7. Extended Data Fig. 7 dPAG neurons receive input from mainly excitatory cells in the SC and do not project back to the SC.

    a, Image showing starter dPAG VGlut2+ cells expressing both TVA–GFP and RV–mCherry and presynaptic cells expressing RV–mCherry only (left), and corresponding schematic (right) illustrating the position of starter dPAG (blue) and presynaptic SC cells (pink) across deep, intermediate and superficial SC layers (same as shown in Fig. 4a). b, Kernel density estimation curves for the axial position of presynaptic SC cells for each layer (82.9 ± 2.6% of 1,770 cells are located within the medial bisection of ipsilateral SC, n = 3 mice). c, Image showing presynaptic cells in the mSC infected with rabies virus (red) from starter neurons in the dPAG of a VGluT2::eYFP mouse (left). Box indicates area magnified shown on the right. Yellow cells are VGluT2+ mSC presynaptic neurons. d, Summary quantification of the percentage of presynaptic cells in the mSC that express VGluT2+ (mean = 87.9 ± 1.0%, n = 4 mice). e, Image showing injection of rAAV2-retro in the mSC (left) and no retrogradely labelled cells in the dPAG (bottom, left), while retrograde labelling is present in the auditory cortex for comparison (bottom, right). Similarly, rabies virus injected in the mSC shows a lack of presynaptic cells in the dPAG (right), suggesting a predominantly feed-forward connectivity arrangement between the mSC and dPAG (note, however, that it cannot be excluded that both rAAV2-retro and rabies display selective tropism that prevents labelling of dPAG neurons). f, Summary quantification for retrogradely labelled cells in the dPAG and auditory cortex after mSC rAAV2-retro (n = 3 mice) or rabies infection (n = 3 mice). Box-and-whisker plots show median, IQR and range.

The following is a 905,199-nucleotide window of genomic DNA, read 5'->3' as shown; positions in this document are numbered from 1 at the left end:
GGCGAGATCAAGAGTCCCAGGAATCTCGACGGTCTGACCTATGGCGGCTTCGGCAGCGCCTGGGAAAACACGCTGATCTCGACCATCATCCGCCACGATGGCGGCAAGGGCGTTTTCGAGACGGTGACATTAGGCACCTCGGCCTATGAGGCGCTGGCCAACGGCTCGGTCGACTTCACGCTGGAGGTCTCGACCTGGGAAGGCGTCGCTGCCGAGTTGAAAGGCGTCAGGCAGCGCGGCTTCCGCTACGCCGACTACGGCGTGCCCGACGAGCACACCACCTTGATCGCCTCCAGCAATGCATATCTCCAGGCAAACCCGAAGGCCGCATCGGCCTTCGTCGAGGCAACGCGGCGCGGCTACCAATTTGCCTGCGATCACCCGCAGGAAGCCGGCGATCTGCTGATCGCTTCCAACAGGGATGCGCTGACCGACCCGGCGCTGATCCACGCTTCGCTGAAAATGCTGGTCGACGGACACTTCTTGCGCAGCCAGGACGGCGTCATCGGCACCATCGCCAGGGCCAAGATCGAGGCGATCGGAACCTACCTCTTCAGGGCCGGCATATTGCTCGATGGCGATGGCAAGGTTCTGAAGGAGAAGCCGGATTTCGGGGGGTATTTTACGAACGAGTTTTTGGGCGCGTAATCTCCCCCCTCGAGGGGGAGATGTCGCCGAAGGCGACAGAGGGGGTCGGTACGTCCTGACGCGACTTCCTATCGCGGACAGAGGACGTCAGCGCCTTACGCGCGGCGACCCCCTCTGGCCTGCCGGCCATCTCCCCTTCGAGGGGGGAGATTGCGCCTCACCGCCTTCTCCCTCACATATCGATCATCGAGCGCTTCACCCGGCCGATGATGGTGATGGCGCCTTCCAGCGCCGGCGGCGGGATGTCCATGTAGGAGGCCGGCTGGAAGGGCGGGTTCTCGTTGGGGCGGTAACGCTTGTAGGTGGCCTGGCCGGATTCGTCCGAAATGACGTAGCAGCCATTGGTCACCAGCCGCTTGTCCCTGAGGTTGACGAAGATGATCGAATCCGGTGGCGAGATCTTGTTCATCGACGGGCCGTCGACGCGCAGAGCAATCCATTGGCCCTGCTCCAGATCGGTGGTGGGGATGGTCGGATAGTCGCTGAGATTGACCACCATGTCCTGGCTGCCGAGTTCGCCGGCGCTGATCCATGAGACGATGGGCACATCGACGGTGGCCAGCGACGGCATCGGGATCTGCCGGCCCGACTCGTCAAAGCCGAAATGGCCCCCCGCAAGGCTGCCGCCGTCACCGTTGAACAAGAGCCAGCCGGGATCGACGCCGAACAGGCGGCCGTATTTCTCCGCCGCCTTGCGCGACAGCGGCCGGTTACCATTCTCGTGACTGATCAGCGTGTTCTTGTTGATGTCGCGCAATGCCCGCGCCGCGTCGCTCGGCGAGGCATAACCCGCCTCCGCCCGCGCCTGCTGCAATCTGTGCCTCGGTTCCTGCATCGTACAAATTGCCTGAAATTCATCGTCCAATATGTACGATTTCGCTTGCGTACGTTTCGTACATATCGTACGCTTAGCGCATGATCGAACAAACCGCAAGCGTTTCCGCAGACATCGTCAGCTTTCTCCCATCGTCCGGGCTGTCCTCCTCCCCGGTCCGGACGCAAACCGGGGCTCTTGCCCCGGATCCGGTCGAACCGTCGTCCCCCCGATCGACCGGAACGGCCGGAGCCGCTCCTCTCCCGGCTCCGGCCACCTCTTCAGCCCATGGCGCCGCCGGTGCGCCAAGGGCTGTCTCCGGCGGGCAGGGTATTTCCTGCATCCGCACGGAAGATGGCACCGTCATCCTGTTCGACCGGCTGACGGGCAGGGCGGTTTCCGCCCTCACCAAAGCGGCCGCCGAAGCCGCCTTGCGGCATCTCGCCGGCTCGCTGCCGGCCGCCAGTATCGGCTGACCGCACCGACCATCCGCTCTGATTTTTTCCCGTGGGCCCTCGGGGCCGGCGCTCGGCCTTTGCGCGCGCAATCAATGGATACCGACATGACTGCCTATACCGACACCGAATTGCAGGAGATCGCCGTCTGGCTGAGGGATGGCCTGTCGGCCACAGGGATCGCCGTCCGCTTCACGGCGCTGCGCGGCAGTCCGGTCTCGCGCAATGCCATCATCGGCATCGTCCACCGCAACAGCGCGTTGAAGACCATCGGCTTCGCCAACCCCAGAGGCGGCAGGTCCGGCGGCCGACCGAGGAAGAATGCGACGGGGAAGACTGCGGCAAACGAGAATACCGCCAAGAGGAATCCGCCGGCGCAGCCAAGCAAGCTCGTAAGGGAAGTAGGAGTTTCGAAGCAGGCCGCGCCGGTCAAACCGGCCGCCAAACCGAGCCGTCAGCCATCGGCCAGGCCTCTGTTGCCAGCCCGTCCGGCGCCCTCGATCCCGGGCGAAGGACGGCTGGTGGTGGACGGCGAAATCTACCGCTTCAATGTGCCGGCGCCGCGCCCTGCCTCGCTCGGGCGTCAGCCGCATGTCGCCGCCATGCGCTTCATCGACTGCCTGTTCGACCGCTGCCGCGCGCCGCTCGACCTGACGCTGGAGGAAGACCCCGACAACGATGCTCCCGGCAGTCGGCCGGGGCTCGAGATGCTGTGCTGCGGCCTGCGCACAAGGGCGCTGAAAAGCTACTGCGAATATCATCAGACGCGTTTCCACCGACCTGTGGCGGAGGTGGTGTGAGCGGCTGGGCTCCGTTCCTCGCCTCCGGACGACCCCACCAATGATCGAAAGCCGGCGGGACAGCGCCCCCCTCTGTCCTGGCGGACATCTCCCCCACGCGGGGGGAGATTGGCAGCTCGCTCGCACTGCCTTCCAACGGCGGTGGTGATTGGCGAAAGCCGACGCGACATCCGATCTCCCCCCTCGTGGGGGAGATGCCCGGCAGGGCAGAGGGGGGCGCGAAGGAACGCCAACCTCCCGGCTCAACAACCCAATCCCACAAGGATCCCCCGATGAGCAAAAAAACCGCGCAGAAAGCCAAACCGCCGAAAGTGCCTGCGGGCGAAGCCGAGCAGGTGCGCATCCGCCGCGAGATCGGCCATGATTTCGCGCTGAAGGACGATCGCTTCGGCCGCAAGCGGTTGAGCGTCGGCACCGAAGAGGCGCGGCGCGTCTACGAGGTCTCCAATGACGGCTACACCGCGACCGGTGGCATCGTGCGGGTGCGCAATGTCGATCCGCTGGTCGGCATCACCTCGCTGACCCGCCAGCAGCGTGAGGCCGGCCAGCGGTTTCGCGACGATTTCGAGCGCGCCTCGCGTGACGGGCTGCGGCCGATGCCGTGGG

8. Extended Data Fig. 8 Biophysical properties of excitatory dPAG neurons and synaptic properties of the dmSC-dPAG excitatory connection.

    a, Example trace of current step injections in a VGluT2+ dPAG cell (left) and summary current–frequency relationship (right, shaded area is s.e.m.). b, Summary quantification of resting membrane potential (mean = −61.4 ± 2.15), input resistance (mean = 0.55 ± 0.05 GΩ) and membrane time constant (mean = 28.3 ± 3 ms) for VGluT2+ dPAG cells (n = 14 cells, n = 7 mice). c, Example current traces for one dPAG VGluT2+ cell showing optogenetically evoked EPSCs from the dmSC (left) that are blocked by TTX (middle) and recovered by 4-AP (right), confirming the presence of a monosynaptic connection. d, Summary data for peak dmSC–dPAG EPSC amplitudes and connectivity rate in the presence of TTX and 4-AP. e, Summary data showing that the properties of the dmSC–dPAG connection do not change with number of days after viral transfection of ChR2, and remain weak and unreliable (n = 15 mice, P = 0.78, 0.51 and 0.33 for amplitude, failure rate and connectivity rate, respectively, Kruskal–Wallis test). Plots show mean and s.e.m. f, Average waveforms for sEPSCs and mESPCs (recorded in TTX) in one cell, and respective cumulative histogram for peak amplitudes. g, Peak amplitude of sEPSCs and mEPSCs is not significantly different (n = 4 cells, P = 0.18, 0.79, 0.9 and 0.36 respectively, Kolmogorov–Smirnov test for 100 events in each condition per cell). Box-and-whisker plots show median, IQR and range.

  9. Extended Data Fig. 9 Silicon probe anatomical placement and examples of dmSC single units.